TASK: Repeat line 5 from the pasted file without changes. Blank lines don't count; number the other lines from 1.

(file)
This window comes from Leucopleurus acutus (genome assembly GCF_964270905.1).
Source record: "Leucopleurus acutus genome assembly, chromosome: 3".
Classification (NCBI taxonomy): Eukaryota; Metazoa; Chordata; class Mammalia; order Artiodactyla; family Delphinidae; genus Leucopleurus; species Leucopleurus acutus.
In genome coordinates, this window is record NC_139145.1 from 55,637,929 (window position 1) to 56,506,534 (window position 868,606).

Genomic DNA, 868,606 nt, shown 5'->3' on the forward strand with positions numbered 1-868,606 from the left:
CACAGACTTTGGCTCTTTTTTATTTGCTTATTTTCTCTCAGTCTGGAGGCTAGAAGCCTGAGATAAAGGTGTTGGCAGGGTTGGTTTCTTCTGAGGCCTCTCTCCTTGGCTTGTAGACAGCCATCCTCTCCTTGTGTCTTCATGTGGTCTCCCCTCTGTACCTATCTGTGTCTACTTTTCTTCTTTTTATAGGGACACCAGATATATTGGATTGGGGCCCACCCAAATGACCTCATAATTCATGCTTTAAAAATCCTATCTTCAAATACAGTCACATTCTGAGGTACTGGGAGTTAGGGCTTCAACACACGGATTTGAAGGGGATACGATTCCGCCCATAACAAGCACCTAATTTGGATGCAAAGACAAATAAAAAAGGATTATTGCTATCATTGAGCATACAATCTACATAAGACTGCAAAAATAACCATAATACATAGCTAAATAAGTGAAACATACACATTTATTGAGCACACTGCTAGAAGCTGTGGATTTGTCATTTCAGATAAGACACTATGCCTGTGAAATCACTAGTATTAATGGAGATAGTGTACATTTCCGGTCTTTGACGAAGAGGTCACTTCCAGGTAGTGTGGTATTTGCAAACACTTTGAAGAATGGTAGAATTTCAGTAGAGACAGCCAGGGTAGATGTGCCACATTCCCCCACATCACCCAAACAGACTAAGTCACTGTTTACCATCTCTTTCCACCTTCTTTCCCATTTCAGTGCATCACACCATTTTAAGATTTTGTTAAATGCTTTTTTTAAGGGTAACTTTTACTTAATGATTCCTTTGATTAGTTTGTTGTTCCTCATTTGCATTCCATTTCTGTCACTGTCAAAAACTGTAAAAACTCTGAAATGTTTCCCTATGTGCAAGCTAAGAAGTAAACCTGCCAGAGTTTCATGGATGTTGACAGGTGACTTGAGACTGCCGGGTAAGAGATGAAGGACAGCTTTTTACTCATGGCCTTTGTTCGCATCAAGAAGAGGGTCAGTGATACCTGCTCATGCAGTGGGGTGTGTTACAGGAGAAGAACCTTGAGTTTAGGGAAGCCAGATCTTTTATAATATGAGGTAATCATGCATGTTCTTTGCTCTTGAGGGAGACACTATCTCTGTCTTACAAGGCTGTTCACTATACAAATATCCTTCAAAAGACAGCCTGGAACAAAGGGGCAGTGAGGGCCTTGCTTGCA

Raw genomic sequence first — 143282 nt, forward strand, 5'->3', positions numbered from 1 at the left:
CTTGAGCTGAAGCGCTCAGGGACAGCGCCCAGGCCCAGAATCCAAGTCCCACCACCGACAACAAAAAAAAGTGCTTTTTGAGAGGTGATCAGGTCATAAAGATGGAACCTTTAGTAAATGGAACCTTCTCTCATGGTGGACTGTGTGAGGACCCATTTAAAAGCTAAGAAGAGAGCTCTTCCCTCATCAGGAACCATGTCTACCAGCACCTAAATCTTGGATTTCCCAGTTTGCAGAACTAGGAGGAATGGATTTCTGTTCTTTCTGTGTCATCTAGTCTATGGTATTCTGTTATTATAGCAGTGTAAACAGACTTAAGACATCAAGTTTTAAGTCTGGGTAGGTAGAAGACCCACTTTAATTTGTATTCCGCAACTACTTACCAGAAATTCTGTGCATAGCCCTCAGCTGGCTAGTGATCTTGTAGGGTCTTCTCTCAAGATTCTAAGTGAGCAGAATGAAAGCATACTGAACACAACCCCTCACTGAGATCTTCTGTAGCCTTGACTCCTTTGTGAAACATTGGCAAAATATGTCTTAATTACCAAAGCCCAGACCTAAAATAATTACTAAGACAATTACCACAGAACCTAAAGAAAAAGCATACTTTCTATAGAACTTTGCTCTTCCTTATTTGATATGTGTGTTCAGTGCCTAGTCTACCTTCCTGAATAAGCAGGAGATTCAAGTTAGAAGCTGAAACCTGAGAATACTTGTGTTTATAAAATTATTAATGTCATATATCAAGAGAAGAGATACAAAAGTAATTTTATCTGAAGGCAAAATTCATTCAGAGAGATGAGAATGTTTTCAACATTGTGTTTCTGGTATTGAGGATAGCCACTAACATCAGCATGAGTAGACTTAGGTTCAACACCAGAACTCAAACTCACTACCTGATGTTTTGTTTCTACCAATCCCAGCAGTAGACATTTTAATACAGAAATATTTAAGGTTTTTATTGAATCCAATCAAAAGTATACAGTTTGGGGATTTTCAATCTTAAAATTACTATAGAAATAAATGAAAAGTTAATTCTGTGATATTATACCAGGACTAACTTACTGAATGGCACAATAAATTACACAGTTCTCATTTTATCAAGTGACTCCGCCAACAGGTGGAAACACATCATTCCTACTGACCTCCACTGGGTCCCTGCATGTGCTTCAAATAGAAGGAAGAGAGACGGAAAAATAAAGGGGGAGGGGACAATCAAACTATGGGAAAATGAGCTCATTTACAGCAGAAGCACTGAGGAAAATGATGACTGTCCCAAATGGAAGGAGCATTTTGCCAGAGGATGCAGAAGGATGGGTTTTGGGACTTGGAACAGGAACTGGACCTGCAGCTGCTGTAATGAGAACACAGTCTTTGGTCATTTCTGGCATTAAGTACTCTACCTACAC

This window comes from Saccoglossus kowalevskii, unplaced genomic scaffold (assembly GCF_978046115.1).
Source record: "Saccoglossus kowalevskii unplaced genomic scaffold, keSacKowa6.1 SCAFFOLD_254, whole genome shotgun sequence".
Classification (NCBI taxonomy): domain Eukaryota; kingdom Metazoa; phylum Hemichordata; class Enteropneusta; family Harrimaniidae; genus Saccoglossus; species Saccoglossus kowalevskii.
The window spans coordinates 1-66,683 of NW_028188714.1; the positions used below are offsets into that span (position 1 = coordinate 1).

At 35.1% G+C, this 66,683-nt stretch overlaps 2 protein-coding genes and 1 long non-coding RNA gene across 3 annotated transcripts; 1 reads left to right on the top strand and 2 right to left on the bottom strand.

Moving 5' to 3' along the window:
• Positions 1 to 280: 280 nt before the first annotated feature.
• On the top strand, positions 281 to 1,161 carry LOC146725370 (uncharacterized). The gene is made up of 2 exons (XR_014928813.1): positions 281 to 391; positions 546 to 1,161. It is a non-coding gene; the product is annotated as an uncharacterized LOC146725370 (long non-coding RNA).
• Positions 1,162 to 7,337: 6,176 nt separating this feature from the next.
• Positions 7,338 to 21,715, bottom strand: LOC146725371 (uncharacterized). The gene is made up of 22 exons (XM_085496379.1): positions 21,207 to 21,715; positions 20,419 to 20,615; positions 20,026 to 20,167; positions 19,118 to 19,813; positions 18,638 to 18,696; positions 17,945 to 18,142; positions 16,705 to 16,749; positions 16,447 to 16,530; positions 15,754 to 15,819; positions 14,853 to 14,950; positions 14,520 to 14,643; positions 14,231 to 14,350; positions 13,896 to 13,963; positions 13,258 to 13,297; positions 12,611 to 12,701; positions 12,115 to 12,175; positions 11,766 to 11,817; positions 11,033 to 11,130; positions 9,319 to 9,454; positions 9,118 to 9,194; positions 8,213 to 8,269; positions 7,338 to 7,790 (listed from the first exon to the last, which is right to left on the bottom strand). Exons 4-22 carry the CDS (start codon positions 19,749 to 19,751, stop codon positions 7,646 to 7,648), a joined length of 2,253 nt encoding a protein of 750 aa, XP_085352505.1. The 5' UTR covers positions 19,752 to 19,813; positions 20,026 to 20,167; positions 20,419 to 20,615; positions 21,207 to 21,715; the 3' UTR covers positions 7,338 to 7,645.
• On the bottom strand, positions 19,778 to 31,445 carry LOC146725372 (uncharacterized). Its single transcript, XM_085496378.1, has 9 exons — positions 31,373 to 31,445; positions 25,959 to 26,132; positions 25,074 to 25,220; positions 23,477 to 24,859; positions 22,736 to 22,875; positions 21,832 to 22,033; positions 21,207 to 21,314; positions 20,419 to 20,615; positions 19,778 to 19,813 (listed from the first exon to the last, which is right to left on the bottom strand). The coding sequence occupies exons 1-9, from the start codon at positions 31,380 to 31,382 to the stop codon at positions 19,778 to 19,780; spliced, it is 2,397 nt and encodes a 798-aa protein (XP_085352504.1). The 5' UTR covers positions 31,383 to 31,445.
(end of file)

Genomic DNA, 868,606 nt, shown 5'->3' on the forward strand with positions numbered 1-868,606 from the left: